If Plan B had happened, it would have been Douglas Lundy, PharmD or Douglas Lundy, DVM.
But it wouldn’t have been Plan A. Not that there is anything wrong with a career in pharmacy or in veterinary care, if they’re your first choice.
But Lundy—who today is an ortho-paedic trauma surgeon and co-president of Atlanta’s Resurgens Orthopaedics—had always imagined he’d be a doctor. Even after his friends told him, “You’ll never get in, it’s too hard.” Even when he was rejected from his first-choice medical school, the Medical College of Georgia—first, then a second time.
Still, hard work and determination run in his Irish veins. “My father was a first-generation Irish immigrant, and an electrician and an engineer,” said Lundy. “He was the first in his family to be born in America. He worked as hard as any doctor—70, 80 hours a week, all the time. He’s who I modeled myself after.”
Making It Happen
Lundy’s mornings often start early, in the dark of 4 a.m., unless he doesn’t sleep at all because of an emergency case. Even before he gets out of bed, he’s on his phone, checking emails and texts, planning out his day. Although he has held the role of co-president of Resurgens—which has more than 20 locations and 100 physicians across the greater Atlanta area—since 2014, he continues to see patients and operate three days a week and many weekends. The clinical piece is something he would never give up. “It’s the best job in the world,” he said.
The success and where he is today continue to surprise him, since it wasn’t something he necessarily pursued. In 2012, Lundy was elected to the American Board of Orthopaedic Surgery, where he served as treasurer and chair of ABOS’ Oral Examinations Committee, until he was tapped to be president-elect this year. He is also chief financial officer-elect of the Orthopaedic Trauma Association and was chair of the American Academy of Orthopaedic Surgeons Council on Advocacy.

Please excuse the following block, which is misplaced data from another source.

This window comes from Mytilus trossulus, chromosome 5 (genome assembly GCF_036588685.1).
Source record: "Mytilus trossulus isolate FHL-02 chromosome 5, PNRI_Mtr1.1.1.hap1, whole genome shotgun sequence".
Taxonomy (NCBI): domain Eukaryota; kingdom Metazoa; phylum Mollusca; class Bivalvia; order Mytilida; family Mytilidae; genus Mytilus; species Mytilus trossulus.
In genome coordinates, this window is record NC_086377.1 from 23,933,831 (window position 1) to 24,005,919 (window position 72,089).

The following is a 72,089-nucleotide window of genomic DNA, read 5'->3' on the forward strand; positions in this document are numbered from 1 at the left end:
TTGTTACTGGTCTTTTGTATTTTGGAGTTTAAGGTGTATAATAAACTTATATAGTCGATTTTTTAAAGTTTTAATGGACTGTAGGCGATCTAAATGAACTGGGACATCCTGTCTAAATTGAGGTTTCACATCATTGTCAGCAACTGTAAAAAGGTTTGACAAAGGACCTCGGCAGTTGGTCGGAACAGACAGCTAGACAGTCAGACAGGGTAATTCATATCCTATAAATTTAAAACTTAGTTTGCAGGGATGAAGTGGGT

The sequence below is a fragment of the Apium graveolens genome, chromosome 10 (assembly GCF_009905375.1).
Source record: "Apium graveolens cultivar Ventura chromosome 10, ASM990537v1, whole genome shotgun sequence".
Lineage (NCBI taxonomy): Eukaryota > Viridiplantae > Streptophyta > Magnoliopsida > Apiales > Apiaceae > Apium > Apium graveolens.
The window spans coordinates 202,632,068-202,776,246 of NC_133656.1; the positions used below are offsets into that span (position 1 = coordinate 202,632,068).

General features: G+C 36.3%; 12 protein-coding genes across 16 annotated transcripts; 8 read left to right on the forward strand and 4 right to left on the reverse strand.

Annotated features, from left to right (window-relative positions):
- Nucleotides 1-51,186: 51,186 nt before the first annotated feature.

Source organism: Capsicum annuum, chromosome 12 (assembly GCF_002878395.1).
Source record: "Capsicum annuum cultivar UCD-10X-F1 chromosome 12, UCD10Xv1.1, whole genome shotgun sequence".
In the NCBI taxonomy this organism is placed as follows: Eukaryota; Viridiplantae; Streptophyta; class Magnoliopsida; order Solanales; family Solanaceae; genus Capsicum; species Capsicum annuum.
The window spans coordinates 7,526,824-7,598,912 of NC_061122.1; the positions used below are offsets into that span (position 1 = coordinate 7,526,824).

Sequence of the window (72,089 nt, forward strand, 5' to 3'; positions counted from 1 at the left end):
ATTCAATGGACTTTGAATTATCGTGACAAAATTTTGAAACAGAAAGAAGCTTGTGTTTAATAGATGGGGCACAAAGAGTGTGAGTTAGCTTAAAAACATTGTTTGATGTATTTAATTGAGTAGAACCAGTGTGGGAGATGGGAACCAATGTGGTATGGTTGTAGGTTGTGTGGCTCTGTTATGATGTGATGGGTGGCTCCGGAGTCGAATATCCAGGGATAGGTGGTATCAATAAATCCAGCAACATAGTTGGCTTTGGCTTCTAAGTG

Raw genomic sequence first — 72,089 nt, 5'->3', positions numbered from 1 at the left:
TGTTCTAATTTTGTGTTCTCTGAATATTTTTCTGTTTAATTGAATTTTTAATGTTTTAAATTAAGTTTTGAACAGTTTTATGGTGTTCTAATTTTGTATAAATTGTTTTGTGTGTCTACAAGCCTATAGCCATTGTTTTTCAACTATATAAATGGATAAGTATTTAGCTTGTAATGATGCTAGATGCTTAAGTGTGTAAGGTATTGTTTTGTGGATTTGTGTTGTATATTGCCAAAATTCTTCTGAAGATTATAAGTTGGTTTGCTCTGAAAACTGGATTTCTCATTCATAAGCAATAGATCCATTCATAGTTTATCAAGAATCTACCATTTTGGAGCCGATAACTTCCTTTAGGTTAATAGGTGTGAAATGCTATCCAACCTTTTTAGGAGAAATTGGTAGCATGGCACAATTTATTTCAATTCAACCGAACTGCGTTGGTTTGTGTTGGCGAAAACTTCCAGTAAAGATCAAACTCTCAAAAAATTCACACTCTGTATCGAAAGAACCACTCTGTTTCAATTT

“I didn’t have any expectations,” said Lundy. “I just came and worked and put my head down and did stuff. Looking around now, I’m like, ‘How did this happen?’ It was not planned.”
But in many ways, that rejection from medical school was a wakeup call.
After graduating from North Georgia College under a military scholarship and receiving his first medical school rejection letter, Lundy went into the U.S. Army’s Infantry Basic Officer Leader Course and completed his initial training. After moving back to the reserves, he applied again to medical school, veterinary school, pharmacy school, even masters programs and got into them all—all except medical school.
So he took a deep breath and chose an option. Yet after a short time in pharmacy school, Lundy realized, “This isn’t me.” At the same time, his friends who had remained active in the army full-time were moving up in the ranks and other friends who had entered masters programs were well on their way to earning their diplomas—“And here I was doing something I didn’t want to do.”
Still, many would have just stuck with their choice. Not Lundy. “I really threw down and studied hard in pharmacy school,” with a goal of making the grades so he could apply one more time. It would take another two years of work, but he was accepted into the Medical College of Georgia Class of ’93.
“I was one of the last people to be accepted, three to four weeks before class started,” admitted Lundy. Lundy was in Yakima, Washington, doing a joint command exercise with the Marine Corps and Army combat ops when his mother called with the news. “I had to suddenly and quickly separate from the army and get to Atlanta, then get to Augusta.”
Medical School, Full Blast
At MCG, Lundy poured 100 percent of himself into the work. Chalk it up to his time in the infantry, where it was full blast, all the time, with no sleep and no time even to complain about the lack of sleep. And he loved it.